Societies of Disindividuated Hyper-Control: On the Question of a New Pharmakon [Book Review]

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Abstract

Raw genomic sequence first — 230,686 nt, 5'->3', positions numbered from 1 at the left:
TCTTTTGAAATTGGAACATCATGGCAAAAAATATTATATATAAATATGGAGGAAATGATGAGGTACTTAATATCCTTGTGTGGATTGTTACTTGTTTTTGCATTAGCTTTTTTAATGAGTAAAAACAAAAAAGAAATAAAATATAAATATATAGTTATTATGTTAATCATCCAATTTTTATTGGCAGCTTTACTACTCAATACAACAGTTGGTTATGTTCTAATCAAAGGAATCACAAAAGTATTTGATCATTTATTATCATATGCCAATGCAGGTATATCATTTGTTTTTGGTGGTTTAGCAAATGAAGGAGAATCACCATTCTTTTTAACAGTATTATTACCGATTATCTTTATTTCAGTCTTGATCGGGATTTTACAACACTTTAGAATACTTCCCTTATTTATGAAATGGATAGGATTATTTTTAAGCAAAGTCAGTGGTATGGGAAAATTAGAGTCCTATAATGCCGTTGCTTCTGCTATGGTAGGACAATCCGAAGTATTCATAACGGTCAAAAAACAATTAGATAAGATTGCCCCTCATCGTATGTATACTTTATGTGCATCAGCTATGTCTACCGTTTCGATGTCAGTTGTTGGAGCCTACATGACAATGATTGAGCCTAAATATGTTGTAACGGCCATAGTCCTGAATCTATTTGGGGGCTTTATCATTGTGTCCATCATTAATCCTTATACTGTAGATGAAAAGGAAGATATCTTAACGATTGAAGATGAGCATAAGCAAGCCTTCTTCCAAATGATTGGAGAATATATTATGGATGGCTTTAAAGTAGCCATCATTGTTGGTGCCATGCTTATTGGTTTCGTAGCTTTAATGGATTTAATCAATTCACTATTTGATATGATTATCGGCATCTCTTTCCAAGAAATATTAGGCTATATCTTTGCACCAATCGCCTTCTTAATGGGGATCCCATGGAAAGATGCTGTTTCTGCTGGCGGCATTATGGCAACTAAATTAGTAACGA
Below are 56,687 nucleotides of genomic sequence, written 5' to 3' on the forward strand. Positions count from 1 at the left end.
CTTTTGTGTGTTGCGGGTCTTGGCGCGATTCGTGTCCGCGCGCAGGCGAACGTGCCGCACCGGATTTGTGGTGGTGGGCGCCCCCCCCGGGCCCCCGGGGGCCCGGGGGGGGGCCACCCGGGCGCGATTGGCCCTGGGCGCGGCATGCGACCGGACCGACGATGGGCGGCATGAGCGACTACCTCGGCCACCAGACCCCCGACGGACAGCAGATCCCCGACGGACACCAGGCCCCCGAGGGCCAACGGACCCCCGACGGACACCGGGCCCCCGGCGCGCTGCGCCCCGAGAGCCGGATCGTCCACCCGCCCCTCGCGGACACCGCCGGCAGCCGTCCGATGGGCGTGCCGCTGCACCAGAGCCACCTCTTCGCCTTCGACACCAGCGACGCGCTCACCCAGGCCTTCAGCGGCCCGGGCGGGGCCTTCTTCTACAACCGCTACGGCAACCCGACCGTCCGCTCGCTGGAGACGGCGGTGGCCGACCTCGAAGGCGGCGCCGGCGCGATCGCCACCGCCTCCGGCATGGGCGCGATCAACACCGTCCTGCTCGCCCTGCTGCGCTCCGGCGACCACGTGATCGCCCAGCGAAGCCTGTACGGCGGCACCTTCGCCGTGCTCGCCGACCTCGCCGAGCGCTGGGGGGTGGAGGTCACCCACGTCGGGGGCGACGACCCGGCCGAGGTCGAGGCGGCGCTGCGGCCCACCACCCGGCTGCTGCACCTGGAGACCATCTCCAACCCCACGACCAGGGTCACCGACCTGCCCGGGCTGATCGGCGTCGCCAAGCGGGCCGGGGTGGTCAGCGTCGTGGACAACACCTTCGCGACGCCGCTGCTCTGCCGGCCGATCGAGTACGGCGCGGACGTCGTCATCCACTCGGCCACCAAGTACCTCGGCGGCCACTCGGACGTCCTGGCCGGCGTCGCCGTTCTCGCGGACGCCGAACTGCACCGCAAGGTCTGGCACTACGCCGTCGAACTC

Drawing on Adorno and Horkheimer's oft-quoted 1944 essay, “The Culture Industry: Enlightenment as Mass Deception,” Bernard Stiegler’s The Age of Disruption affirms that the Frankfurt School duo scrupulously envisaged a “new kind of barbarism,” or an inversion of modernity’s Enlightenment project illustrated by our contemporary political semblance. Surveying the critical social fissures that index contemporary Western civil society—from 9/11 to the 2002 Nanterre massacre and the 2015 Charlie Hebdo shooting—Stiegler diagnoses that our epoch is plagued by the “absence of epoch,” whereby computational capitalism and algorithmic governmentality have extirpated the “transcendental imagination” underlying vital primordial narcissism. In short, these are symptoms a world increasingly “going mad,” in a thousand ways, possible because we are the bearers of “a negative protention of a becoming without future,” yet “we prefer not to say so: we do not want to know about it.”
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